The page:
"We call National Programmes the ‘just tell me what to do’ option. They are a set of rules you must follow. You don’t need any written procedures but you still need to understand how to keep risks under control and how to keep people from getting sick. There are three levels of National Programme, with more rules that apply as you go up the levels:

"The lowest level, with the fewest rules, is National Programme 1 for food businesses that have fewer risks, or simpler processes, to manage like horticulture growers and food transporters.

"National Programme 2 is for food businesses like jam makers and people who make chips and confectionery.

"National Programme 3 is for food businesses that make drinks, people who process herbs and spices, and the local dairy operator reheating pies.

"Some of the rules in National Programmes specify how you must complete certain processes. If you have a way of doing something that isn’t how the rule says you must do it you can choose to write your own rules – as long as you can prove they still result in safe and suitable food - by using a food control plan.

"So what do I have to do? If you haven’t already found your rules, head over to the ‘Where do I fit’ tool to help you work out whether you need a Food Control Plan or National Programme. The next thing to do is follow the steps on either the Food Control Plan or National Programmes web page. Then get cooking!"

[The following title appears: Food Act 2014. The logo for 'New Zealand Food Safety – Ministry for Primary Industries – Manatū Ahu Matua' appears.]

[Video ends]

[End of transcript]


Step 3: Register your business

All food businesses need to be registered before you start making and selling food. There are 2 options for registering – either with MPI or with your local council. The Where Do I Fit? tool will tell you where to register.

Step 4: Get checked

Once you have a plan or programme in place, you will need to get everything checked by a person (a verifier) to ensure you are making and selling safe and suitable food.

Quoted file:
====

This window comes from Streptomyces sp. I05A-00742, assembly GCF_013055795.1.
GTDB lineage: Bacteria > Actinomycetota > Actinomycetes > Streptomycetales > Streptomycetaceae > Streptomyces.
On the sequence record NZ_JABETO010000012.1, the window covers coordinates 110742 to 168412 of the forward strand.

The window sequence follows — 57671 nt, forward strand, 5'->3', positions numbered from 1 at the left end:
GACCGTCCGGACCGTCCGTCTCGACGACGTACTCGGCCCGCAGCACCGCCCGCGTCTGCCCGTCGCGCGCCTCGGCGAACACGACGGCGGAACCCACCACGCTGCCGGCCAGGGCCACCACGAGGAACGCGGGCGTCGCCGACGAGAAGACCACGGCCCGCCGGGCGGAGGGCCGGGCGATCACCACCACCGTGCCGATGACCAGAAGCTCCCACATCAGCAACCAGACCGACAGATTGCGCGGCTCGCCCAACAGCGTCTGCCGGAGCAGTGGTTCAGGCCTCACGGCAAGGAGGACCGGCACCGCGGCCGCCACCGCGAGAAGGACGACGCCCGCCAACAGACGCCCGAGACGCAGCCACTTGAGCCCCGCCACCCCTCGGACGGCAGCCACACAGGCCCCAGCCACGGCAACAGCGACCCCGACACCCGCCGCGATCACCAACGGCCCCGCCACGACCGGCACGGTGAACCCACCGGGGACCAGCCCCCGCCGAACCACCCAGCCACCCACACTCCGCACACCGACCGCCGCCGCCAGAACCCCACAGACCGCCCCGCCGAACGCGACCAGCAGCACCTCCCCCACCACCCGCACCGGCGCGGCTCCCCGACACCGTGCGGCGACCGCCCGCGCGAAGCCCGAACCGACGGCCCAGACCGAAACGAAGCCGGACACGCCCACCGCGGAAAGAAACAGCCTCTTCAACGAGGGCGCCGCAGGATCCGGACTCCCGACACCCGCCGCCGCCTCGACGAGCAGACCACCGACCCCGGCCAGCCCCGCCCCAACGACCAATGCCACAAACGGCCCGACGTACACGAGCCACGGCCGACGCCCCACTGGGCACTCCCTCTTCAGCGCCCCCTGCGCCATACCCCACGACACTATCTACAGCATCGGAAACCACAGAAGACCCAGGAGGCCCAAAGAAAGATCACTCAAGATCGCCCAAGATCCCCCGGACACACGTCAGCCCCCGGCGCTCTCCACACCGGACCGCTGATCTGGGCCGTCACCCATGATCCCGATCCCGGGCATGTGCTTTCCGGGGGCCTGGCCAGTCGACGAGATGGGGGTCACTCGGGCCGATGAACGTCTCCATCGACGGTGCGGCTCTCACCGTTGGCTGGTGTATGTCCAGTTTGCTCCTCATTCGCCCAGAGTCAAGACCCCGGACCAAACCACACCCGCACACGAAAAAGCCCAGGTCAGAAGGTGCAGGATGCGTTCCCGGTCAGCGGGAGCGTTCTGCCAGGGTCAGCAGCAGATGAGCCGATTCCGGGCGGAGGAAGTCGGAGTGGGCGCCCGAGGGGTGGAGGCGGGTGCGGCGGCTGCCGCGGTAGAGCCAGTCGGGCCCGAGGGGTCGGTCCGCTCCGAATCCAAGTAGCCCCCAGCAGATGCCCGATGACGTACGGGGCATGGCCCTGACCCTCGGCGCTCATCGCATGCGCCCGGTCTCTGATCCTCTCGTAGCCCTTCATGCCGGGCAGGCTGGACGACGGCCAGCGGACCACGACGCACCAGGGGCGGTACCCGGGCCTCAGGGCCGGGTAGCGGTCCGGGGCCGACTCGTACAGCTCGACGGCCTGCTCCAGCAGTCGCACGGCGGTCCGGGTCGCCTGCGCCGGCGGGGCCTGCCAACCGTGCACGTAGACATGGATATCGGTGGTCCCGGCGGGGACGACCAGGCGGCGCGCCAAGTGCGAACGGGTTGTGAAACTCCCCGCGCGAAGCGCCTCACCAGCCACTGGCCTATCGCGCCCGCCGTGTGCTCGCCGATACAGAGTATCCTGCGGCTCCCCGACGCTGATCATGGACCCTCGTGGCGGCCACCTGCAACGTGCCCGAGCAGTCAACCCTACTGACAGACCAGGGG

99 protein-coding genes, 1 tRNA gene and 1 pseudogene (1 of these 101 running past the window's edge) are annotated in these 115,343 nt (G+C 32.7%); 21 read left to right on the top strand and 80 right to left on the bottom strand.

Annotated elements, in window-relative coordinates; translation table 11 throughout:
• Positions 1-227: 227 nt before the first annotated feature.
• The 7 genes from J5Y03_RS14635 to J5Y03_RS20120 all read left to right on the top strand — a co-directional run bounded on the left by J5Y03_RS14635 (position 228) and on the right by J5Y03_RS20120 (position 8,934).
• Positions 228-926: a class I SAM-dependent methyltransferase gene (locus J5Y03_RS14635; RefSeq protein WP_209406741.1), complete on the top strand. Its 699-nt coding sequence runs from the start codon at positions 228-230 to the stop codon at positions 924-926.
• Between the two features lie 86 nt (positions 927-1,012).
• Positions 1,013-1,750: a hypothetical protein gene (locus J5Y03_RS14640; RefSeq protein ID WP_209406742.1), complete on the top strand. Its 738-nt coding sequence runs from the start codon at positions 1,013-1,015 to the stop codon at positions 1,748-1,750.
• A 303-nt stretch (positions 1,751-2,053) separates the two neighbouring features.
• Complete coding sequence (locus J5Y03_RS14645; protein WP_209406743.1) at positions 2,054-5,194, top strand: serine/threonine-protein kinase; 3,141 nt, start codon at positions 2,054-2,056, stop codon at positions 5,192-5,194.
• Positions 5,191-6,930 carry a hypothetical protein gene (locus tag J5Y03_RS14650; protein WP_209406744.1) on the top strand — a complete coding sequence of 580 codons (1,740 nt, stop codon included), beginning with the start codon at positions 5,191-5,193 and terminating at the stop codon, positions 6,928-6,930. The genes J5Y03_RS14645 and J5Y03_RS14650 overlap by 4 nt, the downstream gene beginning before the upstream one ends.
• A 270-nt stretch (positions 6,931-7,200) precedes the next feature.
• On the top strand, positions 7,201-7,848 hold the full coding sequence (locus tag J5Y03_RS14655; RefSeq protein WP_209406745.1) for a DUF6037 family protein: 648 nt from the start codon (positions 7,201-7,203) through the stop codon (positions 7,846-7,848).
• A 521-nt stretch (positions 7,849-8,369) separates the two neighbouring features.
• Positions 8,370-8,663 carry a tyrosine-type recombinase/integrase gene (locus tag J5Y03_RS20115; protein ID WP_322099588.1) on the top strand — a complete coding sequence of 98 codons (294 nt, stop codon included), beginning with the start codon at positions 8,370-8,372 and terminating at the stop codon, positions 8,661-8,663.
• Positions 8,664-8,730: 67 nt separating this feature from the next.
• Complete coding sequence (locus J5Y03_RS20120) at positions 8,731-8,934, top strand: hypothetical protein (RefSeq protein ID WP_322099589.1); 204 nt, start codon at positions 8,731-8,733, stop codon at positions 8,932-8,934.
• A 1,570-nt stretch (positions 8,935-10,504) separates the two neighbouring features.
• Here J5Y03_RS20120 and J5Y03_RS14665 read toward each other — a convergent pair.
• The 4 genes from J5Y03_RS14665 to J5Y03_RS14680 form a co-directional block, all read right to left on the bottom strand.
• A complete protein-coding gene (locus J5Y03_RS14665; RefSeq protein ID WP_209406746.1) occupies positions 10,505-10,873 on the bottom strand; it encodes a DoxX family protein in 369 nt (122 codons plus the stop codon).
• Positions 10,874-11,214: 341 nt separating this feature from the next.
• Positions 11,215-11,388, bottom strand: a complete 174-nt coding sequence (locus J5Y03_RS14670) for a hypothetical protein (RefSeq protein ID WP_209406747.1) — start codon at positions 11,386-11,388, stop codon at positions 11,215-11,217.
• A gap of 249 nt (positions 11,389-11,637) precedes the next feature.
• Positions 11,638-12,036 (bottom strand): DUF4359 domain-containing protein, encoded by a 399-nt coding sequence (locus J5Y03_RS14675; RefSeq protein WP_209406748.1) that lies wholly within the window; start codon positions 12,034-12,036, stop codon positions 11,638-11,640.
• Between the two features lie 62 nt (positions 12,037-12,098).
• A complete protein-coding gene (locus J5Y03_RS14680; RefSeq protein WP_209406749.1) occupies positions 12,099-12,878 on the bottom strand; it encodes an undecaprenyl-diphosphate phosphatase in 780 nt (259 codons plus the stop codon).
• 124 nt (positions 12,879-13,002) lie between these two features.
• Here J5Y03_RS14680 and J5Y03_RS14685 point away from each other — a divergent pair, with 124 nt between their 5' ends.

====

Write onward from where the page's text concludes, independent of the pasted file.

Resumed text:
Video: What's a verification? (1:28)

[Jazz background music, narrator talks while a hand can be seen drawing a cartoon of a chef.]

0:00 So, you’re wanting to start a food business, and all that’s on your mind is just making the food and making some money.

0:08 However, before you do that you need to register with your council or with MPI.

0:13 And then get it checked. Right? Right.

0.16 So listen up! This check-up or properly known as a food safety verification shows that you can demonstrate safe food practices, have an understanding for food safety, and you practise it every day.

[A hand draws a chef in a kitchen with another person. A folder titled 'Food safety verification' is on the bench.]

0:28 Why? Because if you don’t make safe food, people get sick [sound of flies, sick sound], they blame it on the last thing they ate, they complain to the council, they complain to their friends, they complain online, and essentially tarnish the reputation of your business.

[Drawing of a building with an "Out of business" sign across it.]

0:42 Food safety is absolutely crucial for keeping both your customers and your business safe.

0:48 But how do you know if you’re keeping food safe so you can pass your verification?

0:52 Your local food safety verifiers are here to coach you along the way and suggest tips and tricks to make sure you’re getting your food safety right.

[Drawing of a chef talking to verifier with speech bubbles saying "Does this look right", "If this happens again what should I do?", "What's the legal requirement for...", "How do I check for pests?", "How can I do this better?".] 

1:00 Get to know them, ask them questions, and take in all you can from your verifier session.

1:06 With a good understanding of food safety, you can spend more time making safe food and less time with your verifier.

1:12 Happy belly, happy customer. [belch sound]

1:16 For a more in depth look at what happens at a verification, check out our next video. 

[Video of an egg being broken into a frying pan with a title across it saying "Food Act 2014".]

[End of transcript]

Last reviewed:
Has this been useful? Give us your feedback